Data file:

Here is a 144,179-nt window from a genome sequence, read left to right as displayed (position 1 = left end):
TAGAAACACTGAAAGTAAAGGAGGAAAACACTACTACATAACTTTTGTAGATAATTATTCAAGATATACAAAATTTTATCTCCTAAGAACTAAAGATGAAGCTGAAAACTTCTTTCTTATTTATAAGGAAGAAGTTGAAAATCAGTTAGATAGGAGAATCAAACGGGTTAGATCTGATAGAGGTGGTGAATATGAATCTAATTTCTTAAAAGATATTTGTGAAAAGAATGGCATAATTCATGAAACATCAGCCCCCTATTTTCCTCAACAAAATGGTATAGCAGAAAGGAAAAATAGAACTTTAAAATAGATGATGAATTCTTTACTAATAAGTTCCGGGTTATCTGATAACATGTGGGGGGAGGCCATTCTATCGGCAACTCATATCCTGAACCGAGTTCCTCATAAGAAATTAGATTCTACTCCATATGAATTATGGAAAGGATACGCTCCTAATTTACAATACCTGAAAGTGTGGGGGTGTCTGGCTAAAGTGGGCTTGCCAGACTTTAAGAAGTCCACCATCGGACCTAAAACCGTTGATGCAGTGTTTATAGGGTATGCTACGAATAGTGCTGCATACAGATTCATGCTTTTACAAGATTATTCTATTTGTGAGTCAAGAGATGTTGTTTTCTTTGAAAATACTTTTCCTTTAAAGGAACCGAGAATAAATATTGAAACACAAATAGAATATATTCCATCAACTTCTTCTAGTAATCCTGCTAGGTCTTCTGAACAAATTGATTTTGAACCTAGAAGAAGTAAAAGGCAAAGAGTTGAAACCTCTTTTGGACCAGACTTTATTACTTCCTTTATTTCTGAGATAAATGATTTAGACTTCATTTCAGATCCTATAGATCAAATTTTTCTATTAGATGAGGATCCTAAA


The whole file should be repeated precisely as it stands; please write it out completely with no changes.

Here is a 144,179-nt window from a genome sequence, read left to right as displayed (position 1 = left end):
TAGAAACACTGAAAGTAAAGGAGGAAAACACTACTACATAACTTTTGTAGATAATTATTCAAGATATACAAAATTTTATCTCCTAAGAACTAAAGATGAAGCTGAAAACTTCTTTCTTATTTATAAGGAAGAAGTTGAAAATCAGTTAGATAGGAGAATCAAACGGGTTAGATCTGATAGAGGTGGTGAATATGAATCTAATTTCTTAAAAGATATTTGTGAAAAGAATGGCATAATTCATGAAACATCAGCCCCCTATTTTCCTCAACAAAATGGTATAGCAGAAAGGAAAAATAGAACTTTAAAATAGATGATGAATTCTTTACTAATAAGTTCCGGGTTATCTGATAACATGTGGGGGGAGGCCATTCTATCGGCAACTCATATCCTGAACCGAGTTCCTCATAAGAAATTAGATTCTACTCCATATGAATTATGGAAAGGATACGCTCCTAATTTACAATACCTGAAAGTGTGGGGGTGTCTGGCTAAAGTGGGCTTGCCAGACTTTAAGAAGTCCACCATCGGACCTAAAACCGTTGATGCAGTGTTTATAGGGTATGCTACGAATAGTGCTGCATACAGATTCATGCTTTTACAAGATTATTCTATTTGTGAGTCAAGAGATGTTGTTTTCTTTGAAAATACTTTTCCTTTAAAGGAACCGAGAATAAATATTGAAACACAAATAGAATATATTCCATCAACTTCTTCTAGTAATCCTGCTAGGTCTTCTGAACAAATTGATTTTGAACCTAGAAGAAGTAAAAGGCAAAGAGTTGAAACCTCTTTTGGACCAGACTTTATTACTTCCTTTATTTCTGAGATAAATGATTTAGACTTCATTTCAGATCCTATAGATCAAATTTTTCTATTAGATGAGGATCCTAAA